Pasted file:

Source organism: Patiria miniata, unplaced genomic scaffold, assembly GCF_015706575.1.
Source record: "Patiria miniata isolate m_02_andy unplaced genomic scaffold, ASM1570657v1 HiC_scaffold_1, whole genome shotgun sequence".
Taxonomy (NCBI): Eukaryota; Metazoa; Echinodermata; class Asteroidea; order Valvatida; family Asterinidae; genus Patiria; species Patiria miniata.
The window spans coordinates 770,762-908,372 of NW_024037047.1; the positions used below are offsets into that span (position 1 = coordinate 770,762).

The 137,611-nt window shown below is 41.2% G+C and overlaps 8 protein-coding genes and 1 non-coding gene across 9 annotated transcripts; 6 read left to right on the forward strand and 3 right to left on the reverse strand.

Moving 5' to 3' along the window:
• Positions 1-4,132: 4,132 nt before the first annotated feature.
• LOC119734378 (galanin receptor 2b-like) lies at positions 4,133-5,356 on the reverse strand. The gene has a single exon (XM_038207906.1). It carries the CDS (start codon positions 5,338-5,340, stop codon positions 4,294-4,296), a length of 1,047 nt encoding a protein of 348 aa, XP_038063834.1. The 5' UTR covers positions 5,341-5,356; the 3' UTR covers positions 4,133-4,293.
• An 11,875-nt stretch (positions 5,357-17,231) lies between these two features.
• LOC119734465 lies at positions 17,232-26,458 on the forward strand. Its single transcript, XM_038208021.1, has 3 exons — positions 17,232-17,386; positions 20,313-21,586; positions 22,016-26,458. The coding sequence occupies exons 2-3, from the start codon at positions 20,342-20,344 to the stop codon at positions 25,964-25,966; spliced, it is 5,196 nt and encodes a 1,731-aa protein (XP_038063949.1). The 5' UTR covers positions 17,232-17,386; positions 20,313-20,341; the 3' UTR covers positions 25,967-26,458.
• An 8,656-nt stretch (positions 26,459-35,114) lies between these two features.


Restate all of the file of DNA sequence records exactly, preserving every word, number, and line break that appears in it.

Source organism: Patiria miniata, unplaced genomic scaffold, assembly GCF_015706575.1.
Source record: "Patiria miniata isolate m_02_andy unplaced genomic scaffold, ASM1570657v1 HiC_scaffold_1, whole genome shotgun sequence".
Taxonomy (NCBI): Eukaryota; Metazoa; Echinodermata; class Asteroidea; order Valvatida; family Asterinidae; genus Patiria; species Patiria miniata.
The window spans coordinates 770,762-908,372 of NW_024037047.1; the positions used below are offsets into that span (position 1 = coordinate 770,762).

The 137,611-nt window shown below is 41.2% G+C and overlaps 8 protein-coding genes and 1 non-coding gene across 9 annotated transcripts; 6 read left to right on the forward strand and 3 right to left on the reverse strand.

Moving 5' to 3' along the window:
• Positions 1-4,132: 4,132 nt before the first annotated feature.
• LOC119734378 (galanin receptor 2b-like) lies at positions 4,133-5,356 on the reverse strand. The gene has a single exon (XM_038207906.1). It carries the CDS (start codon positions 5,338-5,340, stop codon positions 4,294-4,296), a length of 1,047 nt encoding a protein of 348 aa, XP_038063834.1. The 5' UTR covers positions 5,341-5,356; the 3' UTR covers positions 4,133-4,293.
• An 11,875-nt stretch (positions 5,357-17,231) lies between these two features.
• LOC119734465 lies at positions 17,232-26,458 on the forward strand. Its single transcript, XM_038208021.1, has 3 exons — positions 17,232-17,386; positions 20,313-21,586; positions 22,016-26,458. The coding sequence occupies exons 2-3, from the start codon at positions 20,342-20,344 to the stop codon at positions 25,964-25,966; spliced, it is 5,196 nt and encodes a 1,731-aa protein (XP_038063949.1). The 5' UTR covers positions 17,232-17,386; positions 20,313-20,341; the 3' UTR covers positions 25,967-26,458.
• An 8,656-nt stretch (positions 26,459-35,114) lies between these two features.